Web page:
13:25 One has to be conscious what clojure-like code runs where as same constructs may mean very different things.

13:25 Ver interesting

13:25 *very

13:31 ohpauleez: triyo: but you could send the atom's current value over the wire and set! the atom on the server side, no?

13:34 triyo: Yup you could, you are absolutely right. I am just stating that one needs to be conscious what is front-end and whats back-end and its not easy as one may thing since the line has been really well blurred.

13:37 wastrel: hi clojureelles

13:41 ejackson: triyo: ooh, that's interesting, the atoms are cleared between http calls, makes sense.

13:42 triyo: thats obvious when you think of it. But since the clojure/core team has done an amazing job to blur the line between clj and cljs, you get caught out every now and then.

13:45 For instance, because my front-end and backend code now look the same, I get a feeling that both are running in the same runtime space and thats far from the truth of course. (Front-end = JS VM and Backend = Java VM)

13:45 Saturnation: silly question, but how can I recursively create a list without including the nil as the last item added? Used to nil in Lisp not showing up in the list...

13:46 triyo: edge case that checks on nil

13:47 Saturnation: triyo, not sure what you mean?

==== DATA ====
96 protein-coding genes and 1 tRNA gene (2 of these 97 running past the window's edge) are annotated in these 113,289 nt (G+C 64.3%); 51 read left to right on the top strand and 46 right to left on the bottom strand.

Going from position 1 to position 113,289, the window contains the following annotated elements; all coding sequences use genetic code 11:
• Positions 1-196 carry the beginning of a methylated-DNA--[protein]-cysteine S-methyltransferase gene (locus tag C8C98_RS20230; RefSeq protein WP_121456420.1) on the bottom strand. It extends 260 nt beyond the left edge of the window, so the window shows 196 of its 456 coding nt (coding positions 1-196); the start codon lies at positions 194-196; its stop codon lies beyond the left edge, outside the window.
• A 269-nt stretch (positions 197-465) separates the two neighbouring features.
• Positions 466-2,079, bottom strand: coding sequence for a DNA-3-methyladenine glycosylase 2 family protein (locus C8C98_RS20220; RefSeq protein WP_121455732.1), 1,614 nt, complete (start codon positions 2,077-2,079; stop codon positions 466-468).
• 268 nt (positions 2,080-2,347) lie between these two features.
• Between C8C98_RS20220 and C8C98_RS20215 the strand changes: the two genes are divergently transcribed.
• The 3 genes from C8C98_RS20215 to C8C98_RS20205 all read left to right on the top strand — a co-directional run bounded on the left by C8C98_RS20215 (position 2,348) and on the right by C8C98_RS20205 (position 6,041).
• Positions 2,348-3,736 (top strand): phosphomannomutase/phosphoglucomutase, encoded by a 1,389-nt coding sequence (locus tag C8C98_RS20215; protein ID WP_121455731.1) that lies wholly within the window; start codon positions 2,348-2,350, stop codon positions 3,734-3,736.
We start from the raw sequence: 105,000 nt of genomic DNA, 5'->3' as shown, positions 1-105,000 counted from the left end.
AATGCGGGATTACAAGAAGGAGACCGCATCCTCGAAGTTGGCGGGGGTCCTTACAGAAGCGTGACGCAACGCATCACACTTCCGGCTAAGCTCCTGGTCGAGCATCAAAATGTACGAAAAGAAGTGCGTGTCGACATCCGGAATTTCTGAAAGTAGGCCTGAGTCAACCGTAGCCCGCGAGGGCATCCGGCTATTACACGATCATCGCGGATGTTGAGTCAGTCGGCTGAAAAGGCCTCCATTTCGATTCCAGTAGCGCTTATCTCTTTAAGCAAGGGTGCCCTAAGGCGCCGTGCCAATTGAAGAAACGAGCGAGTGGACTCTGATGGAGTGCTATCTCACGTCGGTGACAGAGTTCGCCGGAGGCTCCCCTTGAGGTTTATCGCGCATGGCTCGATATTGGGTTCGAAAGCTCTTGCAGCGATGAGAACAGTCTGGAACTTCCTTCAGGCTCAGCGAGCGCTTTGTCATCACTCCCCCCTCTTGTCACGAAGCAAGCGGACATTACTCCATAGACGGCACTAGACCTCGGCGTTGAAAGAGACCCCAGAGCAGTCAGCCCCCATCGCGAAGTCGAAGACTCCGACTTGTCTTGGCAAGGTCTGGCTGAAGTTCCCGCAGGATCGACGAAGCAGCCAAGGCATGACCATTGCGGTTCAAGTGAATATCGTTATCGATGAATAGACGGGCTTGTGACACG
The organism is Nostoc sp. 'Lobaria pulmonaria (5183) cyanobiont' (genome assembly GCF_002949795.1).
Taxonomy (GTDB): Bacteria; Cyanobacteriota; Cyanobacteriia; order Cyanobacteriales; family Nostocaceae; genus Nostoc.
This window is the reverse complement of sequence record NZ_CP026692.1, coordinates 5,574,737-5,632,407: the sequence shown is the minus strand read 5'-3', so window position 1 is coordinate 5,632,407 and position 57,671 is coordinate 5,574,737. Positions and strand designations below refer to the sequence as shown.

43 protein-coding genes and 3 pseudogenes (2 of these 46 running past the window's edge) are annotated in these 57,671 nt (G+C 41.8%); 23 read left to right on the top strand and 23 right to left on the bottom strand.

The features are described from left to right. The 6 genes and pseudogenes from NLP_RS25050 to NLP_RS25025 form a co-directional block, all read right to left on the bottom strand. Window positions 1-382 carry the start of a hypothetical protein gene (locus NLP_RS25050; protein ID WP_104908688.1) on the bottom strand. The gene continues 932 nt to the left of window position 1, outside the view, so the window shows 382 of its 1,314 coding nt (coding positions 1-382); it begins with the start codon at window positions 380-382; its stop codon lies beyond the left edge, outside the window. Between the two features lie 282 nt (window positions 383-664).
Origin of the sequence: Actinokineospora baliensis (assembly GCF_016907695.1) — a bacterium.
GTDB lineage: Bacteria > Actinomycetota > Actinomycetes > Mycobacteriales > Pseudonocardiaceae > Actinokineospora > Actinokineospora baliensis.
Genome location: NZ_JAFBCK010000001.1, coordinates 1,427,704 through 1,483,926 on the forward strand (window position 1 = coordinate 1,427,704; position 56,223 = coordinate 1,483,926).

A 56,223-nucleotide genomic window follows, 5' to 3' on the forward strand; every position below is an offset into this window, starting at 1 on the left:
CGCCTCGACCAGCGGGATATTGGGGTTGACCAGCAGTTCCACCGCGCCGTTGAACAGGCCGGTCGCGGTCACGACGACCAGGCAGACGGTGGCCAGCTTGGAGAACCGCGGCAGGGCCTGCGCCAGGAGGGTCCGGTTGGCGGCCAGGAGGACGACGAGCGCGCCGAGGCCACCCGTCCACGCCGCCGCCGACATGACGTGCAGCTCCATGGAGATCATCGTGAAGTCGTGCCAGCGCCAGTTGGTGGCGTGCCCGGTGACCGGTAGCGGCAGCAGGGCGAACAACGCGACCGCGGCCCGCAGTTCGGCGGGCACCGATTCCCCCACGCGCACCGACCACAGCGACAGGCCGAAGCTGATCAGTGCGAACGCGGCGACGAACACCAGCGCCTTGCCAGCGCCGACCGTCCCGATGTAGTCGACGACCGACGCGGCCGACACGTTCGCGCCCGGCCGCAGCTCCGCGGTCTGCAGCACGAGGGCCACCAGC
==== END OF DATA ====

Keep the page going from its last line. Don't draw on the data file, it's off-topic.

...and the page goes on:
13:48 raek: Saturnation: (1 2 3 nil) and (1 2 3 . nil) are not the same thing[using classical lisp syntax here, not clojure]

13:48 Blackfoot: Saturnation: your base case should be the empty list, ()

13:49 Saturnation: Blackfoot, Ah, that's what I'm looking for, thanks

13:49 * Saturnation trying to get used to feeling like an idiot... :)

13:49 Saturnation: nil is not () :)

13:50 triyo: oops I meant *base-case*

13:50 *blush*

13:50 Blackfoot: we're all learning from each other :)

13:50 Saturnation: actually, the escape from the loop is () not nil

13:51 * Saturnation wonders how much Clojure today is like Java in '96

13:51 dnolen: ,(empty? ())

13:51 clojurebot: true

13:51 dnolen: Saturnation: ?

13:51 Saturnation: the culture and learning

13:52 not the semantics :)

13:53 triyo: We just have to insure it never becomes main stream and it will be the best language ever ;)

13:55 Saturnation: recur keeps slapping me about

13:56 triyo: why? UnsupportedOperationException? :)

13:56 Saturnation: shame it never praises me when I finally get the tail position correct

13:56 triyo: Hehe thought you'd say that

13:57 Saturnation: yells ever time I get it wrong, but no thanks for getting it right.

13:58 triyo: hehe, when you get it right, then you have to worry about the base case else you'll drive you're vm to a grinding halt. :)

13:58 Saturnation: I'm pretty good about the base case, hence the questions about nil and () :)

14:02 triyo: Anyone know if ClojureScript supports try/catch at the moment?

14:03 I see "try" form is identical to clojure "try" however what about catch.

14:03 One can't catch Exception of course

14:08 ejackson: triyo - yeah, easy to forget its in a different VM

14:09 dnolen: triyo: catch Error I would htink.

14:09 triyo: dnolen: I'll try that, thanks

14:15 ejackson: yup, however, I think this requires nothing more than an initial conscious thought as to which space you're working in. Its interesting as this doesn't come in to play in traditional thought: javascript for frontend and clojure for backend.